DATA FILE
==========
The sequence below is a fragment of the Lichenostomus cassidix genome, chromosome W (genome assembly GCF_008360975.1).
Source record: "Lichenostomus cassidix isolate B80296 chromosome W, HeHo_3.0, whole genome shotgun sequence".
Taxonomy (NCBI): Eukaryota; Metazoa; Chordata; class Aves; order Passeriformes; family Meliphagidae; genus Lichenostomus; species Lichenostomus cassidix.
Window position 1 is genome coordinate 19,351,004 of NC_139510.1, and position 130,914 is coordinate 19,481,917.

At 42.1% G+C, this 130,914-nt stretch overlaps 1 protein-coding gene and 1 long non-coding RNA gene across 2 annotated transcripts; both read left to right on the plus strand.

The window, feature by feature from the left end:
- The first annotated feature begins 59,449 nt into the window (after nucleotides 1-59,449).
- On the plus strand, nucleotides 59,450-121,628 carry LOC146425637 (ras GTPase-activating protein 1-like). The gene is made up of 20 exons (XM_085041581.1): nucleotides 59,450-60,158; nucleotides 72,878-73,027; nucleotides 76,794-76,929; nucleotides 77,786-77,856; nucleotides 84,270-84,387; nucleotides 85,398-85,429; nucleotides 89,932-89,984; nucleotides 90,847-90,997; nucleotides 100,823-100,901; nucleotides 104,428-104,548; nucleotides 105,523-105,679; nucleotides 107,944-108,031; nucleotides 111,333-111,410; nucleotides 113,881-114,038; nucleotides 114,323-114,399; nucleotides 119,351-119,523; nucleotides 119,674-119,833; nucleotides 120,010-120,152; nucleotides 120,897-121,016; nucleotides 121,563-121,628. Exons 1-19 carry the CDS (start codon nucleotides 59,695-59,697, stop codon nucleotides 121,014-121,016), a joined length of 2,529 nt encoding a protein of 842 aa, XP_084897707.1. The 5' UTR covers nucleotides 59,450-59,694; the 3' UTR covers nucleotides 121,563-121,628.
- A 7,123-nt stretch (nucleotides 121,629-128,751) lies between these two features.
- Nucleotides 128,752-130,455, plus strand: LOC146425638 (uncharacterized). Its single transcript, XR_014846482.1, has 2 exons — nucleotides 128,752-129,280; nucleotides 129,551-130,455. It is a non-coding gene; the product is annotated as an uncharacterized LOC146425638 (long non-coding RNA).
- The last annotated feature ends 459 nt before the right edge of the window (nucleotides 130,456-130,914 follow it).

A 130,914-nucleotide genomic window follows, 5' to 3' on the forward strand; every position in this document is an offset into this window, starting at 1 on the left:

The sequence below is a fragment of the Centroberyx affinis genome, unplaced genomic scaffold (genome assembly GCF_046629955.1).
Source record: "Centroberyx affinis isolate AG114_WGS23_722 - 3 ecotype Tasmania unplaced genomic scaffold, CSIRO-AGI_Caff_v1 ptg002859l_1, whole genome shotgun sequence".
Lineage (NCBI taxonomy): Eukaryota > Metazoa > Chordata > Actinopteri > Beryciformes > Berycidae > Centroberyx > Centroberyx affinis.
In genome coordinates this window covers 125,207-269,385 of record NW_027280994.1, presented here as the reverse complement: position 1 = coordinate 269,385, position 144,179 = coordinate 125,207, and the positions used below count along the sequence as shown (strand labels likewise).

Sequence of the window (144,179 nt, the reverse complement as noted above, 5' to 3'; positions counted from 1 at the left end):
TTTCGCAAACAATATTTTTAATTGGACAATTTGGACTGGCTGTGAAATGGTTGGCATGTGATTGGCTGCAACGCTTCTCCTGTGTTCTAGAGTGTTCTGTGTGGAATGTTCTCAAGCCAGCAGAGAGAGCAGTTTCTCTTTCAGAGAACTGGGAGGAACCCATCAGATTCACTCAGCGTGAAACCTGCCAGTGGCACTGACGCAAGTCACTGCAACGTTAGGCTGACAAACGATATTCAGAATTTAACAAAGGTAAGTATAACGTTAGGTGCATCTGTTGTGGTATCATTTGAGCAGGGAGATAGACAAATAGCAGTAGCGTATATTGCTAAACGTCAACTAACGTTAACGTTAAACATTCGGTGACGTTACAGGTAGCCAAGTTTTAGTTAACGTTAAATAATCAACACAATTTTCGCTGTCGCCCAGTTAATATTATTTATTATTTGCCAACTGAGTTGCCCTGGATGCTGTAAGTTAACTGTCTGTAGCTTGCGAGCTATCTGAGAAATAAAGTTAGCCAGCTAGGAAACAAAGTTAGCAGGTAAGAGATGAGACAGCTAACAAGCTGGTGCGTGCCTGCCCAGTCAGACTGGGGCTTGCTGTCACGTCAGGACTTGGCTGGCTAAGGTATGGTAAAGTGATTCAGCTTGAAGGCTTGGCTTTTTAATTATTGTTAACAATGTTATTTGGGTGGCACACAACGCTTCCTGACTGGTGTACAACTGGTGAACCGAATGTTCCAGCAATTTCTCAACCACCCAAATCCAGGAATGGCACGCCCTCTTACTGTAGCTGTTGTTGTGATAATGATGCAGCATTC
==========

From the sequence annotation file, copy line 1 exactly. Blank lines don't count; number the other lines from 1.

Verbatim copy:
The sequence below is a fragment of the Lichenostomus cassidix genome, chromosome W (genome assembly GCF_008360975.1).